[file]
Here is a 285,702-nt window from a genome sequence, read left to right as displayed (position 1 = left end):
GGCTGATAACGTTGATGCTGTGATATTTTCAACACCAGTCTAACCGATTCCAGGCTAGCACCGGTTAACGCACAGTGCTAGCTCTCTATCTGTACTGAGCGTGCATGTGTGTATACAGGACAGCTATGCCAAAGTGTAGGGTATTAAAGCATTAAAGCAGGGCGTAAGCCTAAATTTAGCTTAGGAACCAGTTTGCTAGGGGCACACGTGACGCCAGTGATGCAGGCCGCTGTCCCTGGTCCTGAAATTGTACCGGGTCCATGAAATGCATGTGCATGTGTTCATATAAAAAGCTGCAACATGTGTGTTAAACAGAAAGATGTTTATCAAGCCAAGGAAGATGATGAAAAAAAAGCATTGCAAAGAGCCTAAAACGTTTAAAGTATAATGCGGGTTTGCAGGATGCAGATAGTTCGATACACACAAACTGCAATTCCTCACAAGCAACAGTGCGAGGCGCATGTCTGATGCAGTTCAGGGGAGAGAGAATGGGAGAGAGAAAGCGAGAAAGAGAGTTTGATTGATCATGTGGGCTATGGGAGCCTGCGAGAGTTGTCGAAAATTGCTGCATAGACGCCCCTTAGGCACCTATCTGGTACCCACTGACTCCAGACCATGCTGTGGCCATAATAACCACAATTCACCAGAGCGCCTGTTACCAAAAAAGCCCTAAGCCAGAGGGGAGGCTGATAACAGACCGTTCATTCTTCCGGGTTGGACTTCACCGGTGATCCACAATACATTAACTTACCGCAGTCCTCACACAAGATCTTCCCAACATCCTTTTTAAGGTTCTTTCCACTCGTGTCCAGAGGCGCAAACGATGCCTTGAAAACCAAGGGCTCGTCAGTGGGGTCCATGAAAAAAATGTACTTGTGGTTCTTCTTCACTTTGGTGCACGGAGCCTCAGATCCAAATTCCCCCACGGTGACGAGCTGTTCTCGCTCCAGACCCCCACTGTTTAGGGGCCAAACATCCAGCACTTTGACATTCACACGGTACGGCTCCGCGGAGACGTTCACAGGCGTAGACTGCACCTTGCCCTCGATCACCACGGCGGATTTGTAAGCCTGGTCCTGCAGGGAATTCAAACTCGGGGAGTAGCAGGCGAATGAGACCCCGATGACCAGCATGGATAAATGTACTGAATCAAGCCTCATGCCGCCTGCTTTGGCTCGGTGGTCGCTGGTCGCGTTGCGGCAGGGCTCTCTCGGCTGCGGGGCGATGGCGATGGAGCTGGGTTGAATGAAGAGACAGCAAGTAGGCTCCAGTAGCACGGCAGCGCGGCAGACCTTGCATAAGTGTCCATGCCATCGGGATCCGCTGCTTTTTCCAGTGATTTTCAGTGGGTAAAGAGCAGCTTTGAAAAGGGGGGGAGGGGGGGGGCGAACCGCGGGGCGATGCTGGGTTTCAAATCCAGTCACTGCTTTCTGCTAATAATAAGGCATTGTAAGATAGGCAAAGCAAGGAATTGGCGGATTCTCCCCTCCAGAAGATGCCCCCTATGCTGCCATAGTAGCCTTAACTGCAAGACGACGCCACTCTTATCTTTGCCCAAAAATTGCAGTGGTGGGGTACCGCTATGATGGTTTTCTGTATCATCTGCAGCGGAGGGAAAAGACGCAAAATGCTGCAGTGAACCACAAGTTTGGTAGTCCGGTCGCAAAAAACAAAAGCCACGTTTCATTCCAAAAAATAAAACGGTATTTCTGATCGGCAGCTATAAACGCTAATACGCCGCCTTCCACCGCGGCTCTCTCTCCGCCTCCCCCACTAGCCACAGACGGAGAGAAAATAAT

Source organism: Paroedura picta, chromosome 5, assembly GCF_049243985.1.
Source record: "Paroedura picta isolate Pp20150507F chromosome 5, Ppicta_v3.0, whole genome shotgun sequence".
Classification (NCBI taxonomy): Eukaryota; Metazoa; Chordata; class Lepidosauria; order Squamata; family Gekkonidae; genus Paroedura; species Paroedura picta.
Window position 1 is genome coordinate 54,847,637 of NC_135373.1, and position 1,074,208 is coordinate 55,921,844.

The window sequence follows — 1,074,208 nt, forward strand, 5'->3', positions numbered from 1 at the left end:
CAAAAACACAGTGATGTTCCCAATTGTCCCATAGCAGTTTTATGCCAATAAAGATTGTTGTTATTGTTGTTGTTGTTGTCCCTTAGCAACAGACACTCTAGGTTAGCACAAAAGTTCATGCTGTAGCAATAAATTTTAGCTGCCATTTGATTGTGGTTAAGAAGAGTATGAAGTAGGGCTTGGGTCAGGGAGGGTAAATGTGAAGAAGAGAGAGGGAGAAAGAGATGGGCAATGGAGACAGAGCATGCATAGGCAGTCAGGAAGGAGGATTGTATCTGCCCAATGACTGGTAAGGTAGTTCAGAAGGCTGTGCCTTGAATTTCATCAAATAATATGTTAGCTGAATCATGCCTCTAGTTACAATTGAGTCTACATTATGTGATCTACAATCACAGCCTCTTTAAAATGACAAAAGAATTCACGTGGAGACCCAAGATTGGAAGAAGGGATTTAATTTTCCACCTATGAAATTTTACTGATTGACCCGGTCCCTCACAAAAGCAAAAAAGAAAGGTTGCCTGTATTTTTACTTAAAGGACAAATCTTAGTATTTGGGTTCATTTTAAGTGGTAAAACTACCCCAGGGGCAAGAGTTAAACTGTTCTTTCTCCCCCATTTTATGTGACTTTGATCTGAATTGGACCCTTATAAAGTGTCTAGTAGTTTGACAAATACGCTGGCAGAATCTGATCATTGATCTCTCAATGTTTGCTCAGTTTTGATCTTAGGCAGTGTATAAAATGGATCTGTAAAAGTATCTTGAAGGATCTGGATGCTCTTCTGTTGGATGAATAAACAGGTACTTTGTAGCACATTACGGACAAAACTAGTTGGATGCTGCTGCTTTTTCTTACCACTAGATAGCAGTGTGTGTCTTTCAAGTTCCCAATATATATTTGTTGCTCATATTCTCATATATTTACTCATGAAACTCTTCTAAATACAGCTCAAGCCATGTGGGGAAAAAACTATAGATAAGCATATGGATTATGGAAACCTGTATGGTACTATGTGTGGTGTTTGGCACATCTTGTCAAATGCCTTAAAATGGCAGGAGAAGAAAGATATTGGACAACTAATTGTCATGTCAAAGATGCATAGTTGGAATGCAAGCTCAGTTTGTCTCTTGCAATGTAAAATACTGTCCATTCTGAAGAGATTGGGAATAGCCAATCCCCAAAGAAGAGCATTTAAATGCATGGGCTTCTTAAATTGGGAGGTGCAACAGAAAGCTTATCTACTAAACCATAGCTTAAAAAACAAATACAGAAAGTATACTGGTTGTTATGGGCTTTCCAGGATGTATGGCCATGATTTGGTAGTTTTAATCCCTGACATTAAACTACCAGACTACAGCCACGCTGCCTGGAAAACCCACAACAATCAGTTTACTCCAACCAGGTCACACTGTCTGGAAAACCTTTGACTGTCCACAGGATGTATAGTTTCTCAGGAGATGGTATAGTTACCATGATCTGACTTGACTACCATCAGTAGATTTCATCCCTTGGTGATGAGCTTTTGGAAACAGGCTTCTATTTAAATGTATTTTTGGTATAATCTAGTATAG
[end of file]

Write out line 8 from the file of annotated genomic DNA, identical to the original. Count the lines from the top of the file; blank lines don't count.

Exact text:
CAAAAACACAGTGATGTTCCCAATTGTCCCATAGCAGTTTTATGCCAATAAAGATTGTTGTTATTGTTGTTGTTGTTGTCCCTTAGCAACAGACACTCTAGGTTAGCACAAAAGTTCATGCTGTAGCAATAAATTTTAGCTGCCATTTGATTGTGGTTAAGAAGAGTATGAAGTAGGGCTTGGGTCAGGGAGGGTAAATGTGAAGAAGAGAGAGGGAGAAAGAGATGGGCAATGGAGACAGAGCATGCATAGGCAGTCAGGAAGGAGGATTGTATCTGCCCAATGACTGGTAAGGTAGTTCAGAAGGCTGTGCCTTGAATTTCATCAAATAATATGTTAGCTGAATCATGCCTCTAGTTACAATTGAGTCTACATTATGTGATCTACAATCACAGCCTCTTTAAAATGACAAAAGAATTCACGTGGAGACCCAAGATTGGAAGAAGGGATTTAATTTTCCACCTATGAAATTTTACTGATTGACCCGGTCCCTCACAAAAGCAAAAAAGAAAGGTTGCCTGTATTTTTACTTAAAGGACAAATCTTAGTATTTGGGTTCATTTTAAGTGGTAAAACTACCCCAGGGGCAAGAGTTAAACTGTTCTTTCTCCCCCATTTTATGTGACTTTGATCTGAATTGGACCCTTATAAAGTGTCTAGTAGTTTGACAAATACGCTGGCAGAATCTGATCATTGATCTCTCAATGTTTGCTCAGTTTTGATCTTAGGCAGTGTATAAAATGGATCTGTAAAAGTATCTTGAAGGATCTGGATGCTCTTCTGTTGGATGAATAAACAGGTACTTTGTAGCACATTACGGACAAAACTAGTTGGATGCTGCTGCTTTTTCTTACCACTAGATAGCAGTGTGTGTCTTTCAAGTTCCCAATATATATTTGTTGCTCATATTCTCATATATTTACTCATGAAACTCTTCTAAATACAGCTCAAGCCATGTGGGGAAAAAACTATAGATAAGCATATGGATTATGGAAACCTGTATGGTACTATGTGTGGTGTTTGGCACATCTTGTCAAATGCCTTAAAATGGCAGGAGAAGAAAGATATTGGACAACTAATTGTCATGTCAAAGATGCATAGTTGGAATGCAAGCTCAGTTTGTCTCTTGCAATGTAAAATACTGTCCATTCTGAAGAGATTGGGAATAGCCAATCCCCAAAGAAGAGCATTTAAATGCATGGGCTTCTTAAATTGGGAGGTGCAACAGAAAGCTTATCTACTAAACCATAGCTTAAAAAACAAATACAGAAAGTATACTGGTTGTTATGGGCTTTCCAGGATGTATGGCCATGATTTGGTAGTTTTAATCCCTGACATTAAACTACCAGACTACAGCCACGCTGCCTGGAAAACCCACAACAATCAGTTTACTCCAACCAGGTCACACTGTCTGGAAAACCTTTGACTGTCCACAGGATGTATAGTTTCTCAGGAGATGGTATAGTTACCATGATCTGACTTGACTACCATCAGTAGATTTCATCCCTTGGTGATGAGCTTTTGGAAACAGGCTTCTATTTAAATGTATTTTTGGTATAATCTAGTATAG